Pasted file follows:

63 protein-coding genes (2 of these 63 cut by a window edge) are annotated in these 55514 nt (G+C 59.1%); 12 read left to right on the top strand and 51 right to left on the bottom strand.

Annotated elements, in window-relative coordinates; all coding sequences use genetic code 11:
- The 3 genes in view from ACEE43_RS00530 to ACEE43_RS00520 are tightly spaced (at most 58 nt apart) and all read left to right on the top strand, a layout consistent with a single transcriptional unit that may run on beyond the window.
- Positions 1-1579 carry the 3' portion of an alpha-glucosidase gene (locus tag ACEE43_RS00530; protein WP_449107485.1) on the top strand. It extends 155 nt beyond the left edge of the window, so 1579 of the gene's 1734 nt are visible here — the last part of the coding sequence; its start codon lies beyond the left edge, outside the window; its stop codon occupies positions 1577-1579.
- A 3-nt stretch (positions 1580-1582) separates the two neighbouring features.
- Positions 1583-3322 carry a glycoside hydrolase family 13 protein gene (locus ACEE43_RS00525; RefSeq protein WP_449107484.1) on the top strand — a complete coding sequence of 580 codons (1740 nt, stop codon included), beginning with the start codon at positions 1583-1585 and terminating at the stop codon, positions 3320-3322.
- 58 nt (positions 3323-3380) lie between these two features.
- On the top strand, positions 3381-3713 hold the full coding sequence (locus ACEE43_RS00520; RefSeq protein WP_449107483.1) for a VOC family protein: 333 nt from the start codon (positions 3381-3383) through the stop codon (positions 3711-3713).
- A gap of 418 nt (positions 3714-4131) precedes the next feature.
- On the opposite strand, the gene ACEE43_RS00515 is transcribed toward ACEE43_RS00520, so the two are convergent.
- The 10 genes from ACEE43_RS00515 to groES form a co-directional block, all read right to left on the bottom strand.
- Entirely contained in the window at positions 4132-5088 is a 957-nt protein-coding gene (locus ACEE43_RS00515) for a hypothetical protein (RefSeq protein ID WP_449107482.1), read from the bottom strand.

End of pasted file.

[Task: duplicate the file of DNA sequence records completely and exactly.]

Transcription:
63 protein-coding genes (2 of these 63 cut by a window edge) are annotated in these 55514 nt (G+C 59.1%); 12 read left to right on the top strand and 51 right to left on the bottom strand.

Annotated elements, in window-relative coordinates; all coding sequences use genetic code 11:
- The 3 genes in view from ACEE43_RS00530 to ACEE43_RS00520 are tightly spaced (at most 58 nt apart) and all read left to right on the top strand, a layout consistent with a single transcriptional unit that may run on beyond the window.
- Positions 1-1579 carry the 3' portion of an alpha-glucosidase gene (locus tag ACEE43_RS00530; protein WP_449107485.1) on the top strand. It extends 155 nt beyond the left edge of the window, so 1579 of the gene's 1734 nt are visible here — the last part of the coding sequence; its start codon lies beyond the left edge, outside the window; its stop codon occupies positions 1577-1579.
- A 3-nt stretch (positions 1580-1582) separates the two neighbouring features.
- Positions 1583-3322 carry a glycoside hydrolase family 13 protein gene (locus ACEE43_RS00525; RefSeq protein WP_449107484.1) on the top strand — a complete coding sequence of 580 codons (1740 nt, stop codon included), beginning with the start codon at positions 1583-1585 and terminating at the stop codon, positions 3320-3322.
- 58 nt (positions 3323-3380) lie between these two features.
- On the top strand, positions 3381-3713 hold the full coding sequence (locus ACEE43_RS00520; RefSeq protein WP_449107483.1) for a VOC family protein: 333 nt from the start codon (positions 3381-3383) through the stop codon (positions 3711-3713).
- A gap of 418 nt (positions 3714-4131) precedes the next feature.
- On the opposite strand, the gene ACEE43_RS00515 is transcribed toward ACEE43_RS00520, so the two are convergent.
- The 10 genes from ACEE43_RS00515 to groES form a co-directional block, all read right to left on the bottom strand.
- Entirely contained in the window at positions 4132-5088 is a 957-nt protein-coding gene (locus ACEE43_RS00515) for a hypothetical protein (RefSeq protein ID WP_449107482.1), read from the bottom strand.